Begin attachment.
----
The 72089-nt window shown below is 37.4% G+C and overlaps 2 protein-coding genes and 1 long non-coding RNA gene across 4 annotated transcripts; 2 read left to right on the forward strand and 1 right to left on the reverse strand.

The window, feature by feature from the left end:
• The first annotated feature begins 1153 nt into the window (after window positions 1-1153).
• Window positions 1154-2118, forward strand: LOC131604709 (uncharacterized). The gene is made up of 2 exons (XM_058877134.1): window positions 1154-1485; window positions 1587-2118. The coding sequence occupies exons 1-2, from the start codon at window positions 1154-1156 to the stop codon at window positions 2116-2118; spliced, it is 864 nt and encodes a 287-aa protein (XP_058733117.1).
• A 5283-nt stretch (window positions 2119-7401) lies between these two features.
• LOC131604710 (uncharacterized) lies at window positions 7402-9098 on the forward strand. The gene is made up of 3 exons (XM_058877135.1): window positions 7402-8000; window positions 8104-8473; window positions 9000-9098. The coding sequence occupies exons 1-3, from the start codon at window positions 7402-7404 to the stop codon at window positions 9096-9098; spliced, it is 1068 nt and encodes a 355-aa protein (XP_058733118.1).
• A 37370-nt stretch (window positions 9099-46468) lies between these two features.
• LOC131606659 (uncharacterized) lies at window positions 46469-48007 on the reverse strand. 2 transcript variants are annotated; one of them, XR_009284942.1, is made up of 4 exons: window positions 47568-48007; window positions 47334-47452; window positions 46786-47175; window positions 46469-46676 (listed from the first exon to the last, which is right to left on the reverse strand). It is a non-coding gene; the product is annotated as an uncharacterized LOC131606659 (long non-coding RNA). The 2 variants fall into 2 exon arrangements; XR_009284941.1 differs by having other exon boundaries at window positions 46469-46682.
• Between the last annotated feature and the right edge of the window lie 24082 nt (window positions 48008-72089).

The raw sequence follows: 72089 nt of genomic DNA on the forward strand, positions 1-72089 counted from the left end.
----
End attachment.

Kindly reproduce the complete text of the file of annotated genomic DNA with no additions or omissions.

The 72089-nt window shown below is 37.4% G+C and overlaps 2 protein-coding genes and 1 long non-coding RNA gene across 4 annotated transcripts; 2 read left to right on the forward strand and 1 right to left on the reverse strand.

The window, feature by feature from the left end:
• The first annotated feature begins 1153 nt into the window (after window positions 1-1153).
• Window positions 1154-2118, forward strand: LOC131604709 (uncharacterized). The gene is made up of 2 exons (XM_058877134.1): window positions 1154-1485; window positions 1587-2118. The coding sequence occupies exons 1-2, from the start codon at window positions 1154-1156 to the stop codon at window positions 2116-2118; spliced, it is 864 nt and encodes a 287-aa protein (XP_058733117.1).
• A 5283-nt stretch (window positions 2119-7401) lies between these two features.
• LOC131604710 (uncharacterized) lies at window positions 7402-9098 on the forward strand. The gene is made up of 3 exons (XM_058877135.1): window positions 7402-8000; window positions 8104-8473; window positions 9000-9098. The coding sequence occupies exons 1-3, from the start codon at window positions 7402-7404 to the stop codon at window positions 9096-9098; spliced, it is 1068 nt and encodes a 355-aa protein (XP_058733118.1).
• A 37370-nt stretch (window positions 9099-46468) lies between these two features.
• LOC131606659 (uncharacterized) lies at window positions 46469-48007 on the reverse strand. 2 transcript variants are annotated; one of them, XR_009284942.1, is made up of 4 exons: window positions 47568-48007; window positions 47334-47452; window positions 46786-47175; window positions 46469-46676 (listed from the first exon to the last, which is right to left on the reverse strand). It is a non-coding gene; the product is annotated as an uncharacterized LOC131606659 (long non-coding RNA). The 2 variants fall into 2 exon arrangements; XR_009284941.1 differs by having other exon boundaries at window positions 46469-46682.
• Between the last annotated feature and the right edge of the window lie 24082 nt (window positions 48008-72089).

The raw sequence follows: 72089 nt of genomic DNA on the forward strand, positions 1-72089 counted from the left end.